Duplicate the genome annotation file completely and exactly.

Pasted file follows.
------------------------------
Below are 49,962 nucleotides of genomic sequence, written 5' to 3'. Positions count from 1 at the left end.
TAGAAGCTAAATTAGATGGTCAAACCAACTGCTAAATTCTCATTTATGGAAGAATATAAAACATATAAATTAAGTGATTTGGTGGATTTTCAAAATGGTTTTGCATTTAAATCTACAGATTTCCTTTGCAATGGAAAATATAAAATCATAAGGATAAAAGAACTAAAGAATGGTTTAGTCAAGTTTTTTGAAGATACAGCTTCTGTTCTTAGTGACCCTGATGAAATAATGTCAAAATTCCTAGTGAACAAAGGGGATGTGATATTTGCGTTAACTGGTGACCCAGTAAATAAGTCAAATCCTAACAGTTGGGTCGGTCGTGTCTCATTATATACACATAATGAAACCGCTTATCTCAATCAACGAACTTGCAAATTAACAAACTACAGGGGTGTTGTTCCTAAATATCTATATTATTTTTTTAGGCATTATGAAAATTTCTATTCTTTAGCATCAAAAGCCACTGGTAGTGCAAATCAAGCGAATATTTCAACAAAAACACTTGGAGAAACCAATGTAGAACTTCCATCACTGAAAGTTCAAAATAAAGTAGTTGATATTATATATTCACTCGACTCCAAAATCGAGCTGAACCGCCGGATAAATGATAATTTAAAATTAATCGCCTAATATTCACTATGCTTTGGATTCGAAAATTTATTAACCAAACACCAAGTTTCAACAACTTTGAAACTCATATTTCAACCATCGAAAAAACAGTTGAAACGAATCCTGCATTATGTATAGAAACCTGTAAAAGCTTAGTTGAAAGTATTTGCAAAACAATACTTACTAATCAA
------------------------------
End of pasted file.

Below are 49,962 nucleotides of genomic sequence, written 5' to 3'. Positions count from 1 at the left end.
TAGAAGCTAAATTAGATGGTCAAACCAACTGCTAAATTCTCATTTATGGAAGAATATAAAACATATAAATTAAGTGATTTGGTGGATTTTCAAAATGGTTTTGCATTTAAATCTACAGATTTCCTTTGCAATGGAAAATATAAAATCATAAGGATAAAAGAACTAAAGAATGGTTTAGTCAAGTTTTTTGAAGATACAGCTTCTGTTCTTAGTGACCCTGATGAAATAATGTCAAAATTCCTAGTGAACAAAGGGGATGTGATATTTGCGTTAACTGGTGACCCAGTAAATAAGTCAAATCCTAACAGTTGGGTCGGTCGTGTCTCATTATATACACATAATGAAACCGCTTATCTCAATCAACGAACTTGCAAATTAACAAACTACAGGGGTGTTGTTCCTAAATATCTATATTATTTTTTTAGGCATTATGAAAATTTCTATTCTTTAGCATCAAAAGCCACTGGTAGTGCAAATCAAGCGAATATTTCAACAAAAACACTTGGAGAAACCAATGTAGAACTTCCATCACTGAAAGTTCAAAATAAAGTAGTTGATATTATATATTCACTCGACTCCAAAATCGAGCTGAACCGCCGGATAAATGATAATTTAAAATTAATCGCCTAATATTCACTATGCTTTGGATTCGAAAATTTATTAACCAAACACCAAGTTTCAACAACTTTGAAACTCATATTTCAACCATCGAAAAAACAGTTGAAACGAATCCTGCATTATGTATAGAAACCTGTAAAAGCTTAGTTGAAAGTATTTGCAAAACAATACTTACTAATCAA